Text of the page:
A couple of weeks ago, my wife and I decided to drive down to Indiana Dunes State Park. It was our first visit to the park, and our expectations were admittedly low. More than anything, we wanted to escape Chicago for a few hours. The park just happened to be the destination.
When we arrived at the dunes, we went for a walk along Porter Beach. Almost immediately, two things became clear. First, Indiana’s dunes are charming, but unremarkable. Second, and perhaps more importantly, we discovered that Indiana Dunes offers breathtaking views of downtown Chicago. From Porter Beach, you can see the entire Chicago skyline, including the Sears Tower and the Hancock Building.
The initial view — good as it was — only seemed to improve over the next few hours. As the sun set, an intense band of color formed along the horizon. All the while, seagulls soared above Lake Michigan. It was an unforgettable evening in Northwest Indiana.
So does Porter Beach really have the best view of the Chicago skyline? Probably not. Places like North Avenue Beach, the Adler Planetarium, and Ping Tom Memorial Park have better views — and are much closer to the city. But Indiana Dunes State Park is absolutely worth a visit. It’s a great place to take photos or just relax and enjoy the scenery.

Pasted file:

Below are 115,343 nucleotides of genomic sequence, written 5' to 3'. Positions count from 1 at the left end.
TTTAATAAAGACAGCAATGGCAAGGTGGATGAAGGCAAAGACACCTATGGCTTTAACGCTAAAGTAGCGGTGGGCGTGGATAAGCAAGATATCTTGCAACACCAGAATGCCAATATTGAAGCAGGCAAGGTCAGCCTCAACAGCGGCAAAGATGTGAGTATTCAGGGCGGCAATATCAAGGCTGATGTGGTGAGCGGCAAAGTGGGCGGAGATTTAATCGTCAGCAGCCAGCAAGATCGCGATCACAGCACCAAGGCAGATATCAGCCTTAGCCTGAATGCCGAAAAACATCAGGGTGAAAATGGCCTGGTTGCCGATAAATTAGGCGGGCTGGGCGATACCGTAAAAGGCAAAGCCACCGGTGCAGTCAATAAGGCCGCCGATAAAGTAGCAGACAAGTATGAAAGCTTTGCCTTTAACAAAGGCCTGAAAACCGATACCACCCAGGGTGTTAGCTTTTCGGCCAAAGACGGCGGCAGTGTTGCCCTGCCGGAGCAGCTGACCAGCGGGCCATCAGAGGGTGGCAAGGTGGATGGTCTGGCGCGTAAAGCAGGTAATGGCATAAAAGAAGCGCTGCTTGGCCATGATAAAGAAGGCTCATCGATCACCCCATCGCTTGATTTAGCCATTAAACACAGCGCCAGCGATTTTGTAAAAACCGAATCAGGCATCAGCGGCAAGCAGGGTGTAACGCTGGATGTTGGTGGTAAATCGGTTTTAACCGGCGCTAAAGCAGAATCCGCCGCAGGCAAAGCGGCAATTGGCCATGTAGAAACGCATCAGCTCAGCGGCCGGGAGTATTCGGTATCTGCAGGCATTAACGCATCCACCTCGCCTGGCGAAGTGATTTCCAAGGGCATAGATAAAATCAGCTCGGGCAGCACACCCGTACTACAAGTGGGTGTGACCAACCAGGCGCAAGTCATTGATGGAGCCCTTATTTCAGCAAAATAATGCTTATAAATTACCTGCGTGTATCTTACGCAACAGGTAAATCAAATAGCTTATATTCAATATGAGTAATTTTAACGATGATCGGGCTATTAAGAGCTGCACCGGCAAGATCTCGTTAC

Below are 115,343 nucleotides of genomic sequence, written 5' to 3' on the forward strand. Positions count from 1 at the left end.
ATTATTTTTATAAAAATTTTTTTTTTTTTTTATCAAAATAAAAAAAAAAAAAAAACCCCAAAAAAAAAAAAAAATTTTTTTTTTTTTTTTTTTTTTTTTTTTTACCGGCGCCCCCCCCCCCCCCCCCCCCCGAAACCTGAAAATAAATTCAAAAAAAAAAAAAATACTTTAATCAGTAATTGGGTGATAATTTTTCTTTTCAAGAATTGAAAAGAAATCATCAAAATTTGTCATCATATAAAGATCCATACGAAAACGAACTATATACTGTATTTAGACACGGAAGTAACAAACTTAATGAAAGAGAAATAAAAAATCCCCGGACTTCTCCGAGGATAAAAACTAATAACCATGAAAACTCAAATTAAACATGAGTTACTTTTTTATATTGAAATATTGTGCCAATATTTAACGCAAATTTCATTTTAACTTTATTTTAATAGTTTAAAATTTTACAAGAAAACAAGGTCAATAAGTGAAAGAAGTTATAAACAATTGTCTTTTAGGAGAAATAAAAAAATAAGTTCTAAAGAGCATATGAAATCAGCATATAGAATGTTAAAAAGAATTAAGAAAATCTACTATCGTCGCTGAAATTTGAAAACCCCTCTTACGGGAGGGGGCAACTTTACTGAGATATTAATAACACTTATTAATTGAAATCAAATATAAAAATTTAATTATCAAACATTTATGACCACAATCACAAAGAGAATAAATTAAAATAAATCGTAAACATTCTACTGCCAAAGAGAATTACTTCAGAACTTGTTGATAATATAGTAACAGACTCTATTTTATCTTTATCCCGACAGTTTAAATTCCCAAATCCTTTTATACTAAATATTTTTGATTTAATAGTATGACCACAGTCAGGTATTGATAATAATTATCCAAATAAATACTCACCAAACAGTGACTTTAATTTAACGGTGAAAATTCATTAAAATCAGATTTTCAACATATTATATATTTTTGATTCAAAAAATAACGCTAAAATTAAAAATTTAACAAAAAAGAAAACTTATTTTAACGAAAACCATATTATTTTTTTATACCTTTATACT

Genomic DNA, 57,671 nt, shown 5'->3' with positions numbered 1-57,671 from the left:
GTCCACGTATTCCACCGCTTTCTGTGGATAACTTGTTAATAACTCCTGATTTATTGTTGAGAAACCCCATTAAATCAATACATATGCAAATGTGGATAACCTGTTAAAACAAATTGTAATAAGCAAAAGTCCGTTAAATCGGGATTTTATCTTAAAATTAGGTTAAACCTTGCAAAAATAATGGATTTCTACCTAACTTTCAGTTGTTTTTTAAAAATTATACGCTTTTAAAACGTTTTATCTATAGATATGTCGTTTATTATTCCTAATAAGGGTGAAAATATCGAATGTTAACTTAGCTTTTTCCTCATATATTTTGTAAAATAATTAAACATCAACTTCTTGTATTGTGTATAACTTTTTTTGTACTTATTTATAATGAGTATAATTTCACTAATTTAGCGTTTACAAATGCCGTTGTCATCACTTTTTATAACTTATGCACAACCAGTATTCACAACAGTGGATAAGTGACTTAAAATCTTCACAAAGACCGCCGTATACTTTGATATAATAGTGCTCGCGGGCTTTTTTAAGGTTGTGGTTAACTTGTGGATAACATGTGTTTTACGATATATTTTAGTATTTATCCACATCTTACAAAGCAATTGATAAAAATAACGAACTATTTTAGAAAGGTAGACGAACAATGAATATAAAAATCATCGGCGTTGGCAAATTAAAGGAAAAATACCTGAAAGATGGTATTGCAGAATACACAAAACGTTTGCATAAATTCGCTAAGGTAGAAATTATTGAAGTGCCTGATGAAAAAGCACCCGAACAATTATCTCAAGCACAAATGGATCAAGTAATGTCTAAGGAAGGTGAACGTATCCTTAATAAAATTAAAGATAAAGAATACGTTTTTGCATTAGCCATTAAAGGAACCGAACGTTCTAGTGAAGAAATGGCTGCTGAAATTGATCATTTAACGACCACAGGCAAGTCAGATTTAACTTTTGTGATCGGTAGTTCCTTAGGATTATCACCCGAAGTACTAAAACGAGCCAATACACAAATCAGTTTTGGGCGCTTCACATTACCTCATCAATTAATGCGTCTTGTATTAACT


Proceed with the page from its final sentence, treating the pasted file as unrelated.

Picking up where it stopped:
How to Make the Most of Your Trip to Porter Beach
1. If at all possible, schedule your trip to Indiana Dunes State Park in mid May or late July. During these brief periods, the sun sets directly behind the Chicago skyline.
2. Bring a telephoto lens if you plan to photograph the skyline. I only had a 200 mm lens with me, so I had to crop the final image to magnify the skyline. I’d recommend a lens in the 400 – 600 mm range, if you have one.
3. There are several parking lots within walking distance of Porter Beach. The parking lots are “free,” though you will have to pay the park entrance fee.
4. Bring bug spray, if you plan to visit any other part of Indiana Dunes State Park. I went for a quick hike in the park, but I had to turn back after a few minutes due to the mosquitoes.
To inquire about the image on this page, contact Brandon Eicher.